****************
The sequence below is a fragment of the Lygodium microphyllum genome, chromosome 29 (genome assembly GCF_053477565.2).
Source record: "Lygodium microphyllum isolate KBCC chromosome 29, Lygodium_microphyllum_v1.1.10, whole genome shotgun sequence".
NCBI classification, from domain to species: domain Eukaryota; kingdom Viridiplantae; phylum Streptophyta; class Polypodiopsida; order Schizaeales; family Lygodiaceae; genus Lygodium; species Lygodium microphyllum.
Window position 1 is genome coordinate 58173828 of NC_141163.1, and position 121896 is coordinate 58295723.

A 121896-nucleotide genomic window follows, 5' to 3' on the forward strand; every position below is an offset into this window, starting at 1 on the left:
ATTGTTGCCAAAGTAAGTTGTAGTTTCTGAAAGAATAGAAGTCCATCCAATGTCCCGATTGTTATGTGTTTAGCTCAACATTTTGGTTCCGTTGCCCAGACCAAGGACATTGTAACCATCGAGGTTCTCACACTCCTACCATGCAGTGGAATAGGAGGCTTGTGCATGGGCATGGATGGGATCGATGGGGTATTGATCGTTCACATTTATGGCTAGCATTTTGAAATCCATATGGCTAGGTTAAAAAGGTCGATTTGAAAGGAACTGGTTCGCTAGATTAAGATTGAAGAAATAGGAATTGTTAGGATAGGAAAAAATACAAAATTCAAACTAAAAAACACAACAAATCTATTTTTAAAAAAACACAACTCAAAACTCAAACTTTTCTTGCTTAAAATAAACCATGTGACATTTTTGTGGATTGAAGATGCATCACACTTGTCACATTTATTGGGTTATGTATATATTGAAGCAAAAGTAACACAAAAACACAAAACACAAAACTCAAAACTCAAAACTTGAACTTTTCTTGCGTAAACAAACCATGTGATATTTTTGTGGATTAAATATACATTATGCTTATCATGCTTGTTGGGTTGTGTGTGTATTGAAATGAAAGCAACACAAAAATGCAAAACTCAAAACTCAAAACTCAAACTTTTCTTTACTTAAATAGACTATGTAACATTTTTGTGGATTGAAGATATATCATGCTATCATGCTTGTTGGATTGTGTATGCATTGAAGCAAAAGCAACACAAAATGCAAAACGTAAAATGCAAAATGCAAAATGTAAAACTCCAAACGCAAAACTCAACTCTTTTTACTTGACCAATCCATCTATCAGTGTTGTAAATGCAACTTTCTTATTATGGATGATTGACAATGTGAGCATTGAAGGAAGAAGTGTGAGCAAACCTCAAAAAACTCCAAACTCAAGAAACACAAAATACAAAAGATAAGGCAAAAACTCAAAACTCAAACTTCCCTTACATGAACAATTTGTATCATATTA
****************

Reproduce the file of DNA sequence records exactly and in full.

The sequence below is a fragment of the Lygodium microphyllum genome, chromosome 29 (genome assembly GCF_053477565.2).
Source record: "Lygodium microphyllum isolate KBCC chromosome 29, Lygodium_microphyllum_v1.1.10, whole genome shotgun sequence".
NCBI classification, from domain to species: domain Eukaryota; kingdom Viridiplantae; phylum Streptophyta; class Polypodiopsida; order Schizaeales; family Lygodiaceae; genus Lygodium; species Lygodium microphyllum.
Window position 1 is genome coordinate 58173828 of NC_141163.1, and position 121896 is coordinate 58295723.

A 121896-nucleotide genomic window follows, 5' to 3' on the forward strand; every position below is an offset into this window, starting at 1 on the left:
ATTGTTGCCAAAGTAAGTTGTAGTTTCTGAAAGAATAGAAGTCCATCCAATGTCCCGATTGTTATGTGTTTAGCTCAACATTTTGGTTCCGTTGCCCAGACCAAGGACATTGTAACCATCGAGGTTCTCACACTCCTACCATGCAGTGGAATAGGAGGCTTGTGCATGGGCATGGATGGGATCGATGGGGTATTGATCGTTCACATTTATGGCTAGCATTTTGAAATCCATATGGCTAGGTTAAAAAGGTCGATTTGAAAGGAACTGGTTCGCTAGATTAAGATTGAAGAAATAGGAATTGTTAGGATAGGAAAAAATACAAAATTCAAACTAAAAAACACAACAAATCTATTTTTAAAAAAACACAACTCAAAACTCAAACTTTTCTTGCTTAAAATAAACCATGTGACATTTTTGTGGATTGAAGATGCATCACACTTGTCACATTTATTGGGTTATGTATATATTGAAGCAAAAGTAACACAAAAACACAAAACACAAAACTCAAAACTCAAAACTTGAACTTTTCTTGCGTAAACAAACCATGTGATATTTTTGTGGATTAAATATACATTATGCTTATCATGCTTGTTGGGTTGTGTGTGTATTGAAATGAAAGCAACACAAAAATGCAAAACTCAAAACTCAAAACTCAAACTTTTCTTTACTTAAATAGACTATGTAACATTTTTGTGGATTGAAGATATATCATGCTATCATGCTTGTTGGATTGTGTATGCATTGAAGCAAAAGCAACACAAAATGCAAAACGTAAAATGCAAAATGCAAAATGTAAAACTCCAAACGCAAAACTCAACTCTTTTTACTTGACCAATCCATCTATCAGTGTTGTAAATGCAACTTTCTTATTATGGATGATTGACAATGTGAGCATTGAAGGAAGAAGTGTGAGCAAACCTCAAAAAACTCCAAACTCAAGAAACACAAAATACAAAAGATAAGGCAAAAACTCAAAACTCAAACTTCCCTTACATGAACAATTTGTATCATATTA